Ukrainian border guards have seized 16 kilograms (35 pounds) of gold and 90,000 packets of cigarettes along with tens of thousands of dollars and euros from Ukrainian diplomats as they tried to smuggle them into neighboring Poland, investigators said on Monday.
The smuggling was discovered on Sunday when the border guards stopped a minibus. A driver of the Ukrainian embassy in Warsaw and an attache for consular affairs were in the vehicle at the time, the state investigative bureau said in a statement.
Some $140,000 and 67,000 euros ($80,000) in cash were also seized from the van, along with the gold and cigarettes, reported Agence France-Presse (AFP).
The bureau said they had uncovered the activities of a criminal group that included current and former employees of the Ukrainian embassy in Poland and also a member of the state-run service for special communications and information protection.
"I will never cover up the scoundrels who think they can use their diplomatic status ... for personal illegal enrichment," Ukrainian Foreign Minister Dmytro Kuleba said on Facebook.
"I immediately recalled both employees from a long-term business trip abroad. Their work at the embassy is over. The investigation will be thorough and swift," Kuleba stated.
If found guilty, the diplomats could face a fine of up to 5,000 euros, according to AFP.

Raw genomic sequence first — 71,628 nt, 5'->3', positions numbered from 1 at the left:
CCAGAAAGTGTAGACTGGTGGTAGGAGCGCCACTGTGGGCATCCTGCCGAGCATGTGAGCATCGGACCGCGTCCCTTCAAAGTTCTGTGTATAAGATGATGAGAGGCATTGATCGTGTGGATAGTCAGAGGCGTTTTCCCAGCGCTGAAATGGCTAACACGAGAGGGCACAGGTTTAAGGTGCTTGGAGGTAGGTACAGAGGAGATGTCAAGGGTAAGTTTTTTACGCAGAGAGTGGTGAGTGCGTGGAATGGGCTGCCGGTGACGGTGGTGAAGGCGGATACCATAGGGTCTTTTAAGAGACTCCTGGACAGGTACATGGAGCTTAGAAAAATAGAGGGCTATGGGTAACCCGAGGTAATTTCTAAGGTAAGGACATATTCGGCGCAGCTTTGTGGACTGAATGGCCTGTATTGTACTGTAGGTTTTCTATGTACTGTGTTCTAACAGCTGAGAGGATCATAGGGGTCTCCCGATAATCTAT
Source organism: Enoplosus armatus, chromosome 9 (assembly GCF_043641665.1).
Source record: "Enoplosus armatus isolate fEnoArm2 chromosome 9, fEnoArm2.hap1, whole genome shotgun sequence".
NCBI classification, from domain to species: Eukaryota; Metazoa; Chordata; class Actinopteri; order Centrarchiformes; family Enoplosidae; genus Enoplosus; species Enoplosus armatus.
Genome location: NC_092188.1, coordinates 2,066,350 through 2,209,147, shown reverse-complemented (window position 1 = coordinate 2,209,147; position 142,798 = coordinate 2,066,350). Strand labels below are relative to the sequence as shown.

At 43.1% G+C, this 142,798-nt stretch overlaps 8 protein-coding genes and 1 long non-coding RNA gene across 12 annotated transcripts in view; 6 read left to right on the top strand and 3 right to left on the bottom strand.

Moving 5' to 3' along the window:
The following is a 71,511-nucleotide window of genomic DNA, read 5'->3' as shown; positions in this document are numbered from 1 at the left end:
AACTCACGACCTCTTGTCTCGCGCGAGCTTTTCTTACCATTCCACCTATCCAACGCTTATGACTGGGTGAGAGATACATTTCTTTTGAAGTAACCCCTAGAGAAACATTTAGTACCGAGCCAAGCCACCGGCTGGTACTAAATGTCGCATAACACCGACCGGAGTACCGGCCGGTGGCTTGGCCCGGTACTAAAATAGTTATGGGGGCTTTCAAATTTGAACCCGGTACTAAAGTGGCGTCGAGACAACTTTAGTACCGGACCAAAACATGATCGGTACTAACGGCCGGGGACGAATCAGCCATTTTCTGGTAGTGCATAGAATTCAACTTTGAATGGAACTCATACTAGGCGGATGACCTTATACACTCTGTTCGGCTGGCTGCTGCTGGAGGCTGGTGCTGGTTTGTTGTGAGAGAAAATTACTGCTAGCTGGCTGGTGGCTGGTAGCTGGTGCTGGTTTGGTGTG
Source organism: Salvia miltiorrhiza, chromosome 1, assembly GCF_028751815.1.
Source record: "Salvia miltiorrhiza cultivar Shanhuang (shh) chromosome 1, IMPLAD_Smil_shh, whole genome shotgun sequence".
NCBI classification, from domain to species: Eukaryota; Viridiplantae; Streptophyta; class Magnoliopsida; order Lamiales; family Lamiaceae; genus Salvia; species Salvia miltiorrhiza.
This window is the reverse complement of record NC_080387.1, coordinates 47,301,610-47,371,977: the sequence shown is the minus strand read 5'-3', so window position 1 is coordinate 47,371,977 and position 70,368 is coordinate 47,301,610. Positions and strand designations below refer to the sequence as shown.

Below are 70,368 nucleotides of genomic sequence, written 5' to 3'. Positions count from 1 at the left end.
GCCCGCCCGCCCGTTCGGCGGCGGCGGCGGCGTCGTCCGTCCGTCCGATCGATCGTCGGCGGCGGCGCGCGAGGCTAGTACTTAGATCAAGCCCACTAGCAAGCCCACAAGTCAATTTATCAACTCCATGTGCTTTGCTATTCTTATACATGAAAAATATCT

Smuggling cigarettes is one of the most widespread crimes in Ukrainian border regions since the price of cigarettes in Ukraine is much lower than in neighboring European countries, according to Reuters.
Ukraine has long struggled to stamp out corruption. Transparency International ranked the country 117th out of 180 countries on its latest corruption perception index in January.
While the Ukrainian government tries to handle the smuggling case, it is also currently busy with COVID-19 vaccination efforts as the country’s vaccine campaign kicked off last week when it received 500,000 doses of the AstraZeneca jab from India, as was reported by Deutsche Presse-Agentur (dpa). Fortunately, there have been no reports of vaccine smuggling so far.
Meanwhile, vaccines from Russia are prohibited in the country, due to the shattered relationship between the two nations as a result of Russia's annexation of the Crimea peninsula, though a vaccination program using the Russian Sputnik V vaccine has been underway in the separatist areas in the eastern part of the country for almost four weeks.
The authorities are aiming to vaccinate about half of the population of over 41 million by the end of the year, with the first phase of the roll-out offering jabs to medical workers, nursing home employees and front-line soldiers. President Volodymyr Zelensky, as chief commander, will also be inoculated together with soldiers. So far, Ukraine has recorded 1.3 million coronavirus cases.
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